You will be assessed through exams, your research project and other coursework, including research papers and extended abstracts, essays, reports, critical analyses of research issues, database exercises, posters, presentations and case study assignments. Some assessed work will be done in groups and you’ll receive regular feedback on all work. All assessment will take place online during the 2020/21 academic year and all module leaders have a wealth of experience in setting, moderating, supporting and assessing e-assessment.

For your independent computing project you will plan, conduct and produce an original piece of research relevant to the industry. You will be assessed on your written report and possibly via an oral examination. All supervisory sessions will be held online during the 2020/21 academic year and there will be no need for face to face meetings.

Teaching and learning from 2022

We have developed new approaches to teaching and learning for the 2021/22 academic year.

We are currently reviewing our approach to teaching and learning for 2022 entry and beyond. We've learned a lot about how to give you a quality education - we aim to combine the best of our in-person teaching and learning with access to online learning and digital resources which put you more in charge of when and how you study. We will keep you updated on this throughout the application process.

Your timetable will be built around on campus sessions using our professional facilities, with online sessions for some activities where we know being virtual will add value. We’ll use technology to enhance all of your learning and give you access to online resources to use in your own time.

The table below gives you an idea of what learning looks like across a typical week. Some weeks are different due to how we schedule classes and arrange on campus sessions.

This information is likely to change slightly for 2022 entry as our plans evolve. You'll receive full information on your teaching before you start your course.

Learning structure: typical hourly breakdown in 2021/22

Live in-person on campus learning

Contact hours per week, per level:

8 hours

Live online learning

Average hours per week, per level:

4 hours

Outside of these hours, you’ll be expected to do independent study where you read, listen and reflect on other learning activities. This can include preparation for future classes. In a year, you’ll typically be expected to commit 1200 hours to your course across all styles of learning. If you are taking a placement, you might have some additional hours.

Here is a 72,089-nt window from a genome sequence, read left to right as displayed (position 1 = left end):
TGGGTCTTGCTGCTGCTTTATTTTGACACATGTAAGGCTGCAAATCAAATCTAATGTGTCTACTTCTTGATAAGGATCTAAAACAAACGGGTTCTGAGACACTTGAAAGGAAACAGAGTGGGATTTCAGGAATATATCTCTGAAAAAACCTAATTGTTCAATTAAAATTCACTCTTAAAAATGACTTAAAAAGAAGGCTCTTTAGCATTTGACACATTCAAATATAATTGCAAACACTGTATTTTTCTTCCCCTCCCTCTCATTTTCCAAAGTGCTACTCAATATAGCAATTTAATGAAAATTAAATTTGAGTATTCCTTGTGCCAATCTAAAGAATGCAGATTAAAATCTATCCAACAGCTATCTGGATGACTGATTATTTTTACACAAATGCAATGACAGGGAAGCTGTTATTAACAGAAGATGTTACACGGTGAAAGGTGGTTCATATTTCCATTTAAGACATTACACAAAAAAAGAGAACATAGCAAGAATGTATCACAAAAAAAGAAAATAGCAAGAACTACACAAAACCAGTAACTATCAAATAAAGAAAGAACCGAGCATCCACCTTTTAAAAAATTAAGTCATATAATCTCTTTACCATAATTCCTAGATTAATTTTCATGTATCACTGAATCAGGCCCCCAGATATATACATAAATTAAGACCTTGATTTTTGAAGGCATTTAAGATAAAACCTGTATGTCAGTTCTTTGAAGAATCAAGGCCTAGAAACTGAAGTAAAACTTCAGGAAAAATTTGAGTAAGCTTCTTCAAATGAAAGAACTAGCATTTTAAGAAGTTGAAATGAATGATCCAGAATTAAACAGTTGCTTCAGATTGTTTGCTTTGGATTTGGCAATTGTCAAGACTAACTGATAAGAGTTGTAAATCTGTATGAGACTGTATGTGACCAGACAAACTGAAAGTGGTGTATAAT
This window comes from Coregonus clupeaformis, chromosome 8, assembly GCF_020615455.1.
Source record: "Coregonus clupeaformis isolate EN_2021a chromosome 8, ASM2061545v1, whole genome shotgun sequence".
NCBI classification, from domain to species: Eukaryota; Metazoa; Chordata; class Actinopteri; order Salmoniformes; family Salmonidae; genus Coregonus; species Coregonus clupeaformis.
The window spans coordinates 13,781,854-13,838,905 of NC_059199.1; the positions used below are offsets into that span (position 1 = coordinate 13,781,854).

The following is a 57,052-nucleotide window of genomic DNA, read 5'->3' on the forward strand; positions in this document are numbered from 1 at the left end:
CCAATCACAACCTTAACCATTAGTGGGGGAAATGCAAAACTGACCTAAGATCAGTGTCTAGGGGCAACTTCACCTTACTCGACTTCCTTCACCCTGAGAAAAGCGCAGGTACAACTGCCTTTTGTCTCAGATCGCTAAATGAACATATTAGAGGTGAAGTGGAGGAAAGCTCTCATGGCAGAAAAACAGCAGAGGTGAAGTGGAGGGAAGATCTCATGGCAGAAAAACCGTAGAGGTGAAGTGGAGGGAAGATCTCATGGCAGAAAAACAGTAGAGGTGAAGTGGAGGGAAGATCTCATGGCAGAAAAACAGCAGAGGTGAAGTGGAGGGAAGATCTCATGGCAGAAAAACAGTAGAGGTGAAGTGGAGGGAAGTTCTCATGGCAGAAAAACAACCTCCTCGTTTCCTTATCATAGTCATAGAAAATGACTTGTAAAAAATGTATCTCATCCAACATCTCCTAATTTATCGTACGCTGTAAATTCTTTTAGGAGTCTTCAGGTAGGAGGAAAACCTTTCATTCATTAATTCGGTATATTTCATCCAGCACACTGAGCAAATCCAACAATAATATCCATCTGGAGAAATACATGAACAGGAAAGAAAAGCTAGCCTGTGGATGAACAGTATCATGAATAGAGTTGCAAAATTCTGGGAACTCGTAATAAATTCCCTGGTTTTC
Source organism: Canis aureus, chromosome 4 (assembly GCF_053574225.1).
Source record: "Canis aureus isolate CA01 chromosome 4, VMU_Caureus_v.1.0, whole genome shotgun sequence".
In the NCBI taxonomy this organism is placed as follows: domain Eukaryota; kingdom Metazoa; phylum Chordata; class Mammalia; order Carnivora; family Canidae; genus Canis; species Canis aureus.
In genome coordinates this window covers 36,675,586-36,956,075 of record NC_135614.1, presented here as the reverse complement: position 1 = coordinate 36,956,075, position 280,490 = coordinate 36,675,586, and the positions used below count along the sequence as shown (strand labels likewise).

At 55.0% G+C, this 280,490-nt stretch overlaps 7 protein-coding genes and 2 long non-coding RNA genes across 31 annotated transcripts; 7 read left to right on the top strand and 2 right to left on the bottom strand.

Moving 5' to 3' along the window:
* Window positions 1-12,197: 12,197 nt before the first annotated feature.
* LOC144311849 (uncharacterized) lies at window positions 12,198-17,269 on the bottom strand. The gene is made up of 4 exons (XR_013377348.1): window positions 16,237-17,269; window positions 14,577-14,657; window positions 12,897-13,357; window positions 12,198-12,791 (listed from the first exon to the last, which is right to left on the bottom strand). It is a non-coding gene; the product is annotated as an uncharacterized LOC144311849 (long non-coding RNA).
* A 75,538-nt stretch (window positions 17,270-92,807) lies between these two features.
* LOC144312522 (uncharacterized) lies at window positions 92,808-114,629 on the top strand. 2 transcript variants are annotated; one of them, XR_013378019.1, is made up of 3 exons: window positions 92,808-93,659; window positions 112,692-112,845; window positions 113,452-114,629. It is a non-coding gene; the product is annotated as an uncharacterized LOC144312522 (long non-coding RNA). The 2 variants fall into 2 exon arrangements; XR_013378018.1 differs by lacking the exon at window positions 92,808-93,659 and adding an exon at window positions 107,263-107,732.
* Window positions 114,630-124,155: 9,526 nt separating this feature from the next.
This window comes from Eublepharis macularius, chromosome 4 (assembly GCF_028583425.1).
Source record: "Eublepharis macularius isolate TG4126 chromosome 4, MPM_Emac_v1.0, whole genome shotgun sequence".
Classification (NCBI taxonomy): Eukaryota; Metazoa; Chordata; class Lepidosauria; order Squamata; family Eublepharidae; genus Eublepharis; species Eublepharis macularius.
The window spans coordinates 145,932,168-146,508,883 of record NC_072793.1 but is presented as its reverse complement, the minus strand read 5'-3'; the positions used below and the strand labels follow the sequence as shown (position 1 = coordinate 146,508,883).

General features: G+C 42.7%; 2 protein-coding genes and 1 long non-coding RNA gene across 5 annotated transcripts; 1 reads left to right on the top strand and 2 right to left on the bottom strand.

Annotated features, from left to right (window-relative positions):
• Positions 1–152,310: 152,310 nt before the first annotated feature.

Definitions of terms

  • Live in-person on campus learning – This will focus on active and experiential sessions that are both:
    • Led by your tutors including seminars, lab sessions and demonstrations We’ll schedule all of this for you
    • Student-led by you and other students, like small group work and presentations.
  • Live online learning – This will include lectures, tutorials and supervision sessions led by your tutor and timetabled by us. It also includes student-led group work that takes place online

  • Tutor set learning activities – This covers activities which will be set for you by your tutor, but which you will undertake in your own time. Examples of this include watching online materials, participating in an online discussion forum, completing a virtual laboratory or reading specific texts. You may be doing this by yourself of with your course mates depending on your course and assignments. Outside of these hours, you’ll also be expected to do further independent study where you’ll be expected to learn, prepare, revise and reflect in your own time.

Support

You have a strong support network available to you to make sure you develop all the necessary academic skills you need to do well on your course.

Our support services will be delivered online and on campus and you have access to a range of different resources so you can get the help you need, whether you’re studying at home or have the opportunity to come to campus.

You have access to one to one and group sessions for personal learning and academic support from our library and IT teams, and our network of learning experts. Our teams will also be here to offer financial advice, and personal wellbeing, mental health and disability support.

  1. Standard entry requirements
  2. International (inc. EU)
  3. How to apply
  1. UK
  2. EU/International
  3. Additional costs
  4. Scholarships and bursaries

How can the MSc Business Information Systems Management support your career?

Well-qualified IT professionals are in high demand and your career prospects on graduating this course will be excellent, leaving you ideally placed for a role as IT manager or project manager, business analyst, quality assurance engineer, information systems auditor or web developer.

Recent graduates have gone on to hold such positions as:

  • IT Officer with the National Bank of Greece
  • Senior Technical Expert with Dell International Services
  • Network Engineer with Logic on Solutions.

You could also start your own business.


We’ll carefully manage any future changes to courses, or the support and other services available to you, if these are necessary because of things like changes to government health and safety advice, or any changes to the law.

Any decisions will be taken in line with both external advice and the University’s Regulations which include information on this.

Our priority will always be to maintain academic standards and quality so that your learning outcomes are not affected by any adjustments that we may have to make.

At all times we’ll aim to keep you well informed of how we may need to respond to changing circumstances, and about support that we’ll provide to you.